In recent years, this treatment approach has been embraced with great enthusiasm for the management of patients with both primary and metastatic liver diseases. Adoption of radioembolisation in most clinics, including the Hammersmith Hospital, started conservatively as salvage therapy for the treatment of non-resectable hepatic metastases when extrahepatic disease was minimal or absent.16,17 Jiao et al. showed a significant effect with SIR-Spheres on liver disease such that only patients with extra-hepatic disease died. Importantly, measures to ensure the proper selection of patients, accurate interpretation of pre-treatment investigations, including angiography and 99mTc-MAA, can significantly reduce the incidence of serious adverse events. Provided that adequate measures are made to prevent extrahepatic leak (by embolisation of gastroduodenal, right gastric and other arteries), the shunting of SIR-Spheres to undesirable destinations can be prevented.17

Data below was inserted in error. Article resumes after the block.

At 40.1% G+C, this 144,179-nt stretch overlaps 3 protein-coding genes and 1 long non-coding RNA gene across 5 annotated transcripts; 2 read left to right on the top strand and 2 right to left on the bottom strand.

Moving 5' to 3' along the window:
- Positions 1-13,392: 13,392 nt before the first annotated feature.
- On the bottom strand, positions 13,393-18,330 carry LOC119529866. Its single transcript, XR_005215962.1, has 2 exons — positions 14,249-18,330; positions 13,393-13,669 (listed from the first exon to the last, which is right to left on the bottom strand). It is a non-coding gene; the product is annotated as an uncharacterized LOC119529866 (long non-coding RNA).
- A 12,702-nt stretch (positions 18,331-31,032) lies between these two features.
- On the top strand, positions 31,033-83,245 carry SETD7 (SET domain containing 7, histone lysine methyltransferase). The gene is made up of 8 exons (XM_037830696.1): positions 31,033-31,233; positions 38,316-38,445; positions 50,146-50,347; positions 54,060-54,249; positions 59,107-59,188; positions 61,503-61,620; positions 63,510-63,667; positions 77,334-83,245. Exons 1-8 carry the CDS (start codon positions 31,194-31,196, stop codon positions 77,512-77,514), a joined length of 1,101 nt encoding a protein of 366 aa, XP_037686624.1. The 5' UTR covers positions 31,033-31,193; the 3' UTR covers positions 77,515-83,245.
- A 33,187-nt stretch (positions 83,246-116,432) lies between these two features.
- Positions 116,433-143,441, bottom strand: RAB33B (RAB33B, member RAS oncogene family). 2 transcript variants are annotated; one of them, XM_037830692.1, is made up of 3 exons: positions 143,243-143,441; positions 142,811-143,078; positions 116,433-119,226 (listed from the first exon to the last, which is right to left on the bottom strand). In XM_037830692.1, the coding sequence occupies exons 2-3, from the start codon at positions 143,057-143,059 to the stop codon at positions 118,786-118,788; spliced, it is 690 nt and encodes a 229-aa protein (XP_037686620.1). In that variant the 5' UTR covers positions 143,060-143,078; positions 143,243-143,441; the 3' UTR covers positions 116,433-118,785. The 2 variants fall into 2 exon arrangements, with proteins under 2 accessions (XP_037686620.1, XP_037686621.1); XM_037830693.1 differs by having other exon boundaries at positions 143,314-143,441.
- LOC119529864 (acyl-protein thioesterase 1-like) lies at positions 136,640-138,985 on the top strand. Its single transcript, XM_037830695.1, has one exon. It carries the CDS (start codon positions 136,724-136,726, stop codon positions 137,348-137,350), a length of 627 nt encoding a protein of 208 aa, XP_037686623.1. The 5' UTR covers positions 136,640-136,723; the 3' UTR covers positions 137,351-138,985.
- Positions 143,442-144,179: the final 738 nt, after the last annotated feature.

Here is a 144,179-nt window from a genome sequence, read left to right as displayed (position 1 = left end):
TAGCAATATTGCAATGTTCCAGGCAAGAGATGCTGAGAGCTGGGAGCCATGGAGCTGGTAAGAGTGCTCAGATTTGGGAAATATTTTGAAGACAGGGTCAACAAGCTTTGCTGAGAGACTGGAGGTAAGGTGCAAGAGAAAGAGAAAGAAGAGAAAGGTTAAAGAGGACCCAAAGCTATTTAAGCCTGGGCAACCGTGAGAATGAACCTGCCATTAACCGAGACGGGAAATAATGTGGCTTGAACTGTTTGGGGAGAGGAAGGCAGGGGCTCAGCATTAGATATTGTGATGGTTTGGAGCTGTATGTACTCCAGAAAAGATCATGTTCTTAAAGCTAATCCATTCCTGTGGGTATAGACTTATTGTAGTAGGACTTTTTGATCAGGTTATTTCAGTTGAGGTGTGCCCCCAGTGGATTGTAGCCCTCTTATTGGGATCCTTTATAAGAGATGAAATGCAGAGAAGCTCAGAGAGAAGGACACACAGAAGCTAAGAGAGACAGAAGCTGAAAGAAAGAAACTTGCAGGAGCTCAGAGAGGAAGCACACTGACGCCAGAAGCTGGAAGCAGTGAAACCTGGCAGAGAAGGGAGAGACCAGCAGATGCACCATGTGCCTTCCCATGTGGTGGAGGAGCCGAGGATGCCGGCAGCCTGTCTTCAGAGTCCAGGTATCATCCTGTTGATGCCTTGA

Clinical Evidence in Non-colorectal Liver Metastases
The most attractive use of SIR-Spheres is perhaps in cancer, where conventional hepatic arterial embolisation (HAE or TAE) is a standard of care as SIR-Spheres increase efficacy. The main tumours this applies to are neuroendocrine tumours and hepatocellular carcinoma, but it is incresingly recognised that in other common tumours such as breast cancer liver metastases are a serious cause of morbidity and mortality, often with no current treatment options once chemotherapy options are exhausted.
Metastatic Neuroendocrine Tumours